Those that are definitely opening will do so differently, following new guidelines from the state Department of Health and U.S. Centers for Disease Control and Prevention to make sure they do so safely. Here's what officials from three had to say about their plans.

Reading Public Museum

John Smith, director and CEO of the Reading Public Museum, said there are a lot of families that rely each year on summer programs for child care or for enrichment opportunities.

With kids being stuck mostly at home the past few months, and many parents preparing to head back to work, both are especially true this year.

"It was critical for us to open up," he said.

Smith spent the weeks prior to Wolf's announcement that summer programs would be allowed to open lobbying for just that. He spoke to elected officials, pleading his case.

There were other counties near Berks that were further ahead on the reopening path, he said, and they would be opening camps and playground programs.

"We said, 'Listen, it's one thing to be closed down for a competitive reason. But we can't send the message that it's OK to go some place in Lancaster and it's not safe to come here,'" he said.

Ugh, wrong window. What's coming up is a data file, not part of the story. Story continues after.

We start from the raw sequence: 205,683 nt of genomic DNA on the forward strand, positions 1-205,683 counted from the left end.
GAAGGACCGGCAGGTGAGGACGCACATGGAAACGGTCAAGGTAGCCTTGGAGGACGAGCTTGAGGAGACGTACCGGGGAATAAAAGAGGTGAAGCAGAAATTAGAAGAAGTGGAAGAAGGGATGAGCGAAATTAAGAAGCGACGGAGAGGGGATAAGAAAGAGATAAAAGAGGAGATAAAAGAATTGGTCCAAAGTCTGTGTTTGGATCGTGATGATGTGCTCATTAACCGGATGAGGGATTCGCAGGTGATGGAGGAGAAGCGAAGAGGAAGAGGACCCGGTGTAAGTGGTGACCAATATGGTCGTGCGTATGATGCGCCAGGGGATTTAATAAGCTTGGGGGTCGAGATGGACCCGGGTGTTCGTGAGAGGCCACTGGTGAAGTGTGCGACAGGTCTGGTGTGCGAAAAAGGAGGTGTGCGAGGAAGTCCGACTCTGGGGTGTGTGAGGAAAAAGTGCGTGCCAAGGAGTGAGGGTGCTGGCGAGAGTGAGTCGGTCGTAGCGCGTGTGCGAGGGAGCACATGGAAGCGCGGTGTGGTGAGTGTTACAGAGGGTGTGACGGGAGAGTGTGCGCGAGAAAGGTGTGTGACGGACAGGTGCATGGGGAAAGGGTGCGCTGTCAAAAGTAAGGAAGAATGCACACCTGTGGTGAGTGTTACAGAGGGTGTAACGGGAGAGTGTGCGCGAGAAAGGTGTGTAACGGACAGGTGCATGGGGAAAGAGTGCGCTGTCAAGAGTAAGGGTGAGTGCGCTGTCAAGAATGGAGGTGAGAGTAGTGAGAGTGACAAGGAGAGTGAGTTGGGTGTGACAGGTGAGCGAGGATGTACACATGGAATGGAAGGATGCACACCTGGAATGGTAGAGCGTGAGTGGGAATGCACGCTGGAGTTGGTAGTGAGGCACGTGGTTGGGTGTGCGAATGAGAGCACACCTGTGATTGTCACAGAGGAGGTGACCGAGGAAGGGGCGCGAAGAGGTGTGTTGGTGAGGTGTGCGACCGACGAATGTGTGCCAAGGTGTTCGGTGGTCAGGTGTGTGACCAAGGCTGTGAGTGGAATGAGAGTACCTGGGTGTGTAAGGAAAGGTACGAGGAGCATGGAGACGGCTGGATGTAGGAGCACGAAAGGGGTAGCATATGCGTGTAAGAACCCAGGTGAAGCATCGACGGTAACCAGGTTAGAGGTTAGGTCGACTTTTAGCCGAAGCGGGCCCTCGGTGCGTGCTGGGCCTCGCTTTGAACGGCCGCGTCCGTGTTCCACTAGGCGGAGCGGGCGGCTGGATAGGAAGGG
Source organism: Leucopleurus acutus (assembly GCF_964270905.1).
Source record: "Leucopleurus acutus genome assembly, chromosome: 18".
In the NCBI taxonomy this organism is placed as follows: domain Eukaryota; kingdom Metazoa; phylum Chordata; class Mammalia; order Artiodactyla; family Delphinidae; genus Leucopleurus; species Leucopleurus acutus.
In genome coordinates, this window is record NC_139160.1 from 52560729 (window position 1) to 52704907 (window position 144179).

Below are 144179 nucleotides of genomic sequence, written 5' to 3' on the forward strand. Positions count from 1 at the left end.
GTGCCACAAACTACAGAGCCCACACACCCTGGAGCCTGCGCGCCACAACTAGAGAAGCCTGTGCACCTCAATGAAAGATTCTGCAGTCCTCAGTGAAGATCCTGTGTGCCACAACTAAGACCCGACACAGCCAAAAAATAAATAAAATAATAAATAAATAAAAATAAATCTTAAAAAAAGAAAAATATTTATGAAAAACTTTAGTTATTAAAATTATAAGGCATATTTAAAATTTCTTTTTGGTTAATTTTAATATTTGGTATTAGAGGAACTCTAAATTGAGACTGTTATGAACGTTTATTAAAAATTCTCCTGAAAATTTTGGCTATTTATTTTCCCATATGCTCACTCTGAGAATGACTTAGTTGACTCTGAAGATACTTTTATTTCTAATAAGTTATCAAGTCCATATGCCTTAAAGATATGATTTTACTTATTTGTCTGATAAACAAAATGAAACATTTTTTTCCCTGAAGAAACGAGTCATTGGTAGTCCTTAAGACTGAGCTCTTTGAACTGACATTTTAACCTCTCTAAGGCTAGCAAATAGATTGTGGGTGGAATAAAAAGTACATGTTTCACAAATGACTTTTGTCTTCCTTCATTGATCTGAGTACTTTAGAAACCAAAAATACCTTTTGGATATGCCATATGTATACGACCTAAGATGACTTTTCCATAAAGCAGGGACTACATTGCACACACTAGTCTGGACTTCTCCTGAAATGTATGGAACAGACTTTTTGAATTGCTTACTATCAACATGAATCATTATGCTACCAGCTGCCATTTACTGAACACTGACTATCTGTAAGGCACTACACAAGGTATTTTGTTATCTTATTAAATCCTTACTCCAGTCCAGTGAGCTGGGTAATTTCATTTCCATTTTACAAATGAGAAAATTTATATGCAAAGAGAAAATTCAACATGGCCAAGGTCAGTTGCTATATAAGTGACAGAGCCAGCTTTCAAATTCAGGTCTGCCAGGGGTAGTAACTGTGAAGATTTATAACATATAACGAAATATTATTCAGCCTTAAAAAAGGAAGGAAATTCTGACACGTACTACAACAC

Smith said the museum usually starts its summer camp program, which is made up of week-long sessions focused on different science or art themes, the week after the Fourth of July. Because of the extenuating circumstances parents and kids are facing this year, the opening week has been moved up to today.

Enrollment for the sessions will be limited, with about 25 kids per week. They will be split among four adult educators, and each group will remain intact for the entire week to help keep down the number of people everyone interacts with.

Social distancing will be maintained as much as possible, Smith said, and staff will wear masks. The kids are encouraged, but not required, to wear masks.

There will also be regular hand washing and an effort to keep the facility as spotless as possible. The museum has partnered with Penn State Health St. Joseph’s hospital to help oversee reopening procedures. Each week of camp will begin with a Monday morning tutorial given by a medical professional from the hospital to campers about the virus and how to be safe while at camp.

Smith said the size of the museum, including its expansive outdoor property, makes for an ideal location for a summer camp amid a pandemic.

"We have 60,000 square feet of exhibit space, so the kids will have a lot of space," he said, pointing out that the museum remains closed to the public.